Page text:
Sea turtle update – track a Ridley from your computer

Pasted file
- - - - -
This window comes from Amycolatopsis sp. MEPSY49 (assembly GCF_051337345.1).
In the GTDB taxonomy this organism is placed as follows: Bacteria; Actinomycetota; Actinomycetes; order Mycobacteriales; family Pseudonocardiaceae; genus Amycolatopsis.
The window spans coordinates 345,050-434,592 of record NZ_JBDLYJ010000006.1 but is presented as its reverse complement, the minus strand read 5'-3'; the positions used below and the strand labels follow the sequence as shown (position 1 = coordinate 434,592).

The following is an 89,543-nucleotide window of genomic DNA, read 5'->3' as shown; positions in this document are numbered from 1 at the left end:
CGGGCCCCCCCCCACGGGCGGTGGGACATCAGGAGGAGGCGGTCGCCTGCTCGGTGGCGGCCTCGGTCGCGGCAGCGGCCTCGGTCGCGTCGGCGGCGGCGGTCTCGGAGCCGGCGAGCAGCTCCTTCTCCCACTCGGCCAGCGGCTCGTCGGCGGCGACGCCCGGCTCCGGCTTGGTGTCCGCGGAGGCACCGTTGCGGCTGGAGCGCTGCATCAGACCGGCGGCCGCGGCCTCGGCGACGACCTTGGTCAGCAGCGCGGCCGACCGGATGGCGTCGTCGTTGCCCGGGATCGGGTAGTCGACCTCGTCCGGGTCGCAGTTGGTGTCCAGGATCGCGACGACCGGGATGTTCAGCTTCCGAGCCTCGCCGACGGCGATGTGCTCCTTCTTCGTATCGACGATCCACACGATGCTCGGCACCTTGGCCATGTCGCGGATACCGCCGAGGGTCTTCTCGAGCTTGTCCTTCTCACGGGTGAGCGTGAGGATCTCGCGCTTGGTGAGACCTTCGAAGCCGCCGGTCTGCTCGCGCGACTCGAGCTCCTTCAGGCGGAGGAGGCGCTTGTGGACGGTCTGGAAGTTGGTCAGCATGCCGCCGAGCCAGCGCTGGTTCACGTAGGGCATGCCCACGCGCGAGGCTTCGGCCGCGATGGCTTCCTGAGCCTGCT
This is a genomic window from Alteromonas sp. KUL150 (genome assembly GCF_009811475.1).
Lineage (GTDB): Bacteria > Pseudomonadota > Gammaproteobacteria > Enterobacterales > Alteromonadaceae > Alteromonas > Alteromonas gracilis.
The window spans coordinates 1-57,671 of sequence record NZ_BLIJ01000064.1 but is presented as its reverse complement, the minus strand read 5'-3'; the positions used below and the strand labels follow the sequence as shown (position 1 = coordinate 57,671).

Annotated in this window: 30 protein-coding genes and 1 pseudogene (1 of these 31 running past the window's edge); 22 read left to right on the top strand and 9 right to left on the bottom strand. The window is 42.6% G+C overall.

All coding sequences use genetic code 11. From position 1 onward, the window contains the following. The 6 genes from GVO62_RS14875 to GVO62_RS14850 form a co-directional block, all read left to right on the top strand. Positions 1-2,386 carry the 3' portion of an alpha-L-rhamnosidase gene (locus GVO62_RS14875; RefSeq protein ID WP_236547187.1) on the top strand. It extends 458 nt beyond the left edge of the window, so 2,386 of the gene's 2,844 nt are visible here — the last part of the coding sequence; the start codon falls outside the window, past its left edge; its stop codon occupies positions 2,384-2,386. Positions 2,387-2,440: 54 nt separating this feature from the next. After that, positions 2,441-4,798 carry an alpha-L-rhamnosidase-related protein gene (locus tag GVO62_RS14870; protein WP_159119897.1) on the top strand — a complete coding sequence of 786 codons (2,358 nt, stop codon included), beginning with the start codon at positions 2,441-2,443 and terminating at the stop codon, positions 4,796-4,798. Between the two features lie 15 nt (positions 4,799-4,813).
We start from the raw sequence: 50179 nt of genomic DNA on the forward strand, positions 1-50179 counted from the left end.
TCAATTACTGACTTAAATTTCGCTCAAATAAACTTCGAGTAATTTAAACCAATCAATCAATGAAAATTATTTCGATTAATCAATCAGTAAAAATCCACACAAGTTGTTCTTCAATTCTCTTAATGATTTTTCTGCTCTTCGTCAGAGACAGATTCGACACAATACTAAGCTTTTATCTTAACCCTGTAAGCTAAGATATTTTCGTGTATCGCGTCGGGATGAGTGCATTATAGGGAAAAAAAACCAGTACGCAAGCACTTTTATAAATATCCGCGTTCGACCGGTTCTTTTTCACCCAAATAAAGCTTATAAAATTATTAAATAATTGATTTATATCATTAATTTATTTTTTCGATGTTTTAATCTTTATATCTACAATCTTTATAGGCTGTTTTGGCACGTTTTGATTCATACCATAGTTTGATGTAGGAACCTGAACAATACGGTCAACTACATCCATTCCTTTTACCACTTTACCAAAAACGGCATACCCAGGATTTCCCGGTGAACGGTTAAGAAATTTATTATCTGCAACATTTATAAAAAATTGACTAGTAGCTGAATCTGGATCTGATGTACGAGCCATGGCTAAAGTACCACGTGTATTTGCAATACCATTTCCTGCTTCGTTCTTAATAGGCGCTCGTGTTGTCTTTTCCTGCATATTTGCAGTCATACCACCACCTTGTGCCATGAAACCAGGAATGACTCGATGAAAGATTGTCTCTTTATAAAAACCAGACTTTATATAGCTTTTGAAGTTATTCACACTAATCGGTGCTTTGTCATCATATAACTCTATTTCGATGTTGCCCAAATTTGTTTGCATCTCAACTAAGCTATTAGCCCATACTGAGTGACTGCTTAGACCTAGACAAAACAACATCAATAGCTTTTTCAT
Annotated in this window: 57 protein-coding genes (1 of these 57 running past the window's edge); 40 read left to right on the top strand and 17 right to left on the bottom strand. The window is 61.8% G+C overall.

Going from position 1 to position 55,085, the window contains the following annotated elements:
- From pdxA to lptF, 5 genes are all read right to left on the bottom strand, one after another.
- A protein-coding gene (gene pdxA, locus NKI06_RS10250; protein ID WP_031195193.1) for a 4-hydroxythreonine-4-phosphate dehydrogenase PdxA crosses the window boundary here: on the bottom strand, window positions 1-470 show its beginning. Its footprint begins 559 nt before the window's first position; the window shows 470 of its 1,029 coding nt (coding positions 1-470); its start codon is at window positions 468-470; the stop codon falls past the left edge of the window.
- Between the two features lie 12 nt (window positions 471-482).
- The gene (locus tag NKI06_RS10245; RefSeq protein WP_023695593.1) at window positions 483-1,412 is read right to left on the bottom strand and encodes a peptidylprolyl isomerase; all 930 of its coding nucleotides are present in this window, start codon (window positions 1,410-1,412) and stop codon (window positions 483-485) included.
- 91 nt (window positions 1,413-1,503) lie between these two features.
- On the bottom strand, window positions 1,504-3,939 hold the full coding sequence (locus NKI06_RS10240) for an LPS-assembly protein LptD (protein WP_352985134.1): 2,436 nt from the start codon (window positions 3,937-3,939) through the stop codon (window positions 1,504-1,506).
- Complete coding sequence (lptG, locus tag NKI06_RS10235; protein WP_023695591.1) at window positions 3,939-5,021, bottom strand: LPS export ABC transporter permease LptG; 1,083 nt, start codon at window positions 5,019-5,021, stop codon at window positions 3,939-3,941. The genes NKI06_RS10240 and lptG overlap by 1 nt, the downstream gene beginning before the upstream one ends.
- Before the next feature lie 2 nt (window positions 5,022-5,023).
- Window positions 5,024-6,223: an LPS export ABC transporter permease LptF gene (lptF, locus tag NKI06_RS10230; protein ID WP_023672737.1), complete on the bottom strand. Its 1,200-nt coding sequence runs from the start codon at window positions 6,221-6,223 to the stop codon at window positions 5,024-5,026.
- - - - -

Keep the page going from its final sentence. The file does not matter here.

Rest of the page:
Kemp’s Ridley hatchling courtesy of Sea Turtle Inc.Once there were tens of thousands of adult Kemp’s Ridley sea turtles in the Gulf of Mexico. As unbelievable as it sounds, there is a 1947 film that shows an estimated 42,000 nesting on one Mexican beach in a single day!Ridley’s are now the most endangered sea turtle in the world. It is estimated that there are only about 4,500 adult Ridley’s in the Gulf of Mexico today.Females can lay over 100 eggs. And do it as many as three times during the March to August nesting season. Like many species, few will survive to adulthood. The oil slick and dispersants from the BP drilling disaster pose a great hazard to sea turtle survival.This season, the Padre Island National Park, south of Corpus Christi, Texas has identified about 100 Ridley’s nests. Sea Turtle Inc., on South Padre Island has collected eggs from about 30 nests. “Lavender” release courtesy of National Marine Life CenterTexas A & M University and the National Parks Service attach satellite tracking devices to turtles each year. After nesting season many turtles navigate up the Texas coast, into Louisiana waters to the Florida Keys and even the Atlantic coast. You can follow these turtles on your computer daily.Karen and Kathy laid eggs near Galveston in May. They are now near the oil at Barataria Bay, close to the deadly oil. There are 3 other turtles just west of the BP Deepwater Horizon. Their lives could also be in danger.Follow these links to track other turtles:Ridley female #47562 mother of 119 eggs laid May 24 at Padre Island National Seashore Ridley female #47519 mother of 120 eggs laid April 29 at Padre Island National SeashoreAnd “Will” an adult male, a “ramblin’ kind of guy” who has travelled to and from Texas this year.Compare their location with the oil spill at this New York Times interactive oil spill map.Ellis Pickett is GRN’s Texas Campaign Organizer

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